1911 Encyclopædia Britannica/Nemesianus, Marcus Aurelius Olympius

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NEMESIANUS, MARCUS AURELIUS OLYMPIUS, Roman poet, a native of Carthage, flourished about A.D. 283. He was a popular poet at the court of the Roman emperor Carus (Vopiscus, Carus, 11). He wrote poems on the arts of fishing (Halieutica), aquatics (Nautica) and hunting (Cynegetica), but only a fragment of the last, 325 hexameter lines, has been preserved. It is neatly expressed in good Latin, and was used as a school text-book in the 9th century. Four eclogues, formerly attributed to Titus Calpurnius (q.v.) Siculus, are now generally considered to be by Nemesianus, and the Praise of Hercules, generally printed in Claudian's works, may be by him.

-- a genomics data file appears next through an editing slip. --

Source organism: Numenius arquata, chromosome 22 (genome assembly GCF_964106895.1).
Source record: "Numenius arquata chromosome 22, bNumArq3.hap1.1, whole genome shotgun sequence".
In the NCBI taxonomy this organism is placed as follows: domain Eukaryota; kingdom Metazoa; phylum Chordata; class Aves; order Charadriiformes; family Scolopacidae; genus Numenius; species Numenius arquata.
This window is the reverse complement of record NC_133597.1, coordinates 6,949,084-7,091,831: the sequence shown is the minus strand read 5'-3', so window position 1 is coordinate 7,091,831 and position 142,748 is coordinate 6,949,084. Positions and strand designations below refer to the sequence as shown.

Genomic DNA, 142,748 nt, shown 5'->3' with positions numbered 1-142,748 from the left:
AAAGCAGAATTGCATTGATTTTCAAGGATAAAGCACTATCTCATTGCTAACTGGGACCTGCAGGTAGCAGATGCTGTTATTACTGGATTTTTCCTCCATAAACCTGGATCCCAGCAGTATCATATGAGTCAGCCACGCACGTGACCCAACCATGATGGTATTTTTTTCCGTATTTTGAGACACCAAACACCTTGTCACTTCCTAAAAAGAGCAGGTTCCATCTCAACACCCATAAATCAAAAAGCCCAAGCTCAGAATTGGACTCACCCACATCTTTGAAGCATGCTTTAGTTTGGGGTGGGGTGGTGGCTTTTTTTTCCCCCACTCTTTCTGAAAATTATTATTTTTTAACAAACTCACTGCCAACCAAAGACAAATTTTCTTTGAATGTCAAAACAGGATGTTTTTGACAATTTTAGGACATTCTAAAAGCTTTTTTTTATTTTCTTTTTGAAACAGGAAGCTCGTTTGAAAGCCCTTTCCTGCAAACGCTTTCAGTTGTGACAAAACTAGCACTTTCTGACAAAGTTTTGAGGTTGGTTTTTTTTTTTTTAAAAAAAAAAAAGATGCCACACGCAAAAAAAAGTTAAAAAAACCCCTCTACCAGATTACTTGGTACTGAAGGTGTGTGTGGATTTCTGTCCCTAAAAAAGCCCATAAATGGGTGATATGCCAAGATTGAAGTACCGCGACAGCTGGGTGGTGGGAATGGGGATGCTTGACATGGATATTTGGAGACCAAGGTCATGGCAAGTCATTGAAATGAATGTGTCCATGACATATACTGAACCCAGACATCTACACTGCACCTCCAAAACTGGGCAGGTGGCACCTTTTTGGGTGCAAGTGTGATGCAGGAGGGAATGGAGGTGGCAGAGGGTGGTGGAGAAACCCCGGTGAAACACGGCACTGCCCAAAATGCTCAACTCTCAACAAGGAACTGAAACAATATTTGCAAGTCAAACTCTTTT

Complete edition of the works attributed to him in E. Bährens, Poetae Latini Minores, iii. (1881); Cynegelica: ed. M. Haupt (with Ovid's Halieutica and Grattius Faliscus) 1838, and R. Stern, with Grattius (1832); Italian translation with notes by L. F. Valdrighi (1876). The four eclogues are printed with those of Calpurnius in the editions of H. Schenkl (1885) and E. H. Keene (1887); see L. Cisorio, Studio sulle Egloghe:li N. (1895) and Dell' 'imztaziqne nelle Egloghe di N. (1896); and M. Haupt, De Carminibus Buwlicis Calpumii et N. (1853), the chief treatise on the subject.